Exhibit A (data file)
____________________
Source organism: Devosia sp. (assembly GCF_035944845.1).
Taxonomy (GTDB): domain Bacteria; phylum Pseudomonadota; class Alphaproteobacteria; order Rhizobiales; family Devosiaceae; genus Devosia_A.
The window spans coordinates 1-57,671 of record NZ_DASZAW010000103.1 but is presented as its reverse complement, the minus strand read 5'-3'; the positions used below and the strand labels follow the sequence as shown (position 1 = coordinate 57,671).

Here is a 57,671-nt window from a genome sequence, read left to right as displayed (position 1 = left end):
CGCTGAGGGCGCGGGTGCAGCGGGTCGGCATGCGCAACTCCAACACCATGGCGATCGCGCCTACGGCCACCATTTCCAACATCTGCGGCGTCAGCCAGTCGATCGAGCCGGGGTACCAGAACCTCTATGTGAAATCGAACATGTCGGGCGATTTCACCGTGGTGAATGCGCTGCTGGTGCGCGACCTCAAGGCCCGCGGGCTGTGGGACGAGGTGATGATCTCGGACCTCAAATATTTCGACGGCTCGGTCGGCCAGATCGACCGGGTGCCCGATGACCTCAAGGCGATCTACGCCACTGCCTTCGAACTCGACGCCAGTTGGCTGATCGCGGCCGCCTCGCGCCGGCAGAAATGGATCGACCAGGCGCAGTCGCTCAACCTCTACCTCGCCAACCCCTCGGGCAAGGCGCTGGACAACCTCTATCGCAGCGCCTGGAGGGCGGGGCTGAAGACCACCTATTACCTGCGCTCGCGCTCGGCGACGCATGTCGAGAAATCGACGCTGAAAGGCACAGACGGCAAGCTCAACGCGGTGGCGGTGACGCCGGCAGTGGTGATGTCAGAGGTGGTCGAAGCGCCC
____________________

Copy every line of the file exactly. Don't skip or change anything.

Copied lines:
Source organism: Devosia sp. (assembly GCF_035944845.1).
Taxonomy (GTDB): domain Bacteria; phylum Pseudomonadota; class Alphaproteobacteria; order Rhizobiales; family Devosiaceae; genus Devosia_A.
The window spans coordinates 1-57,671 of record NZ_DASZAW010000103.1 but is presented as its reverse complement, the minus strand read 5'-3'; the positions used below and the strand labels follow the sequence as shown (position 1 = coordinate 57,671).

Here is a 57,671-nt window from a genome sequence, read left to right as displayed (position 1 = left end):
CGCTGAGGGCGCGGGTGCAGCGGGTCGGCATGCGCAACTCCAACACCATGGCGATCGCGCCTACGGCCACCATTTCCAACATCTGCGGCGTCAGCCAGTCGATCGAGCCGGGGTACCAGAACCTCTATGTGAAATCGAACATGTCGGGCGATTTCACCGTGGTGAATGCGCTGCTGGTGCGCGACCTCAAGGCCCGCGGGCTGTGGGACGAGGTGATGATCTCGGACCTCAAATATTTCGACGGCTCGGTCGGCCAGATCGACCGGGTGCCCGATGACCTCAAGGCGATCTACGCCACTGCCTTCGAACTCGACGCCAGTTGGCTGATCGCGGCCGCCTCGCGCCGGCAGAAATGGATCGACCAGGCGCAGTCGCTCAACCTCTACCTCGCCAACCCCTCGGGCAAGGCGCTGGACAACCTCTATCGCAGCGCCTGGAGGGCGGGGCTGAAGACCACCTATTACCTGCGCTCGCGCTCGGCGACGCATGTCGAGAAATCGACGCTGAAAGGCACAGACGGCAAGCTCAACGCGGTGGCGGTGACGCCGGCAGTGGTGATGTCAGAGGTGGTCGAAGCGCCC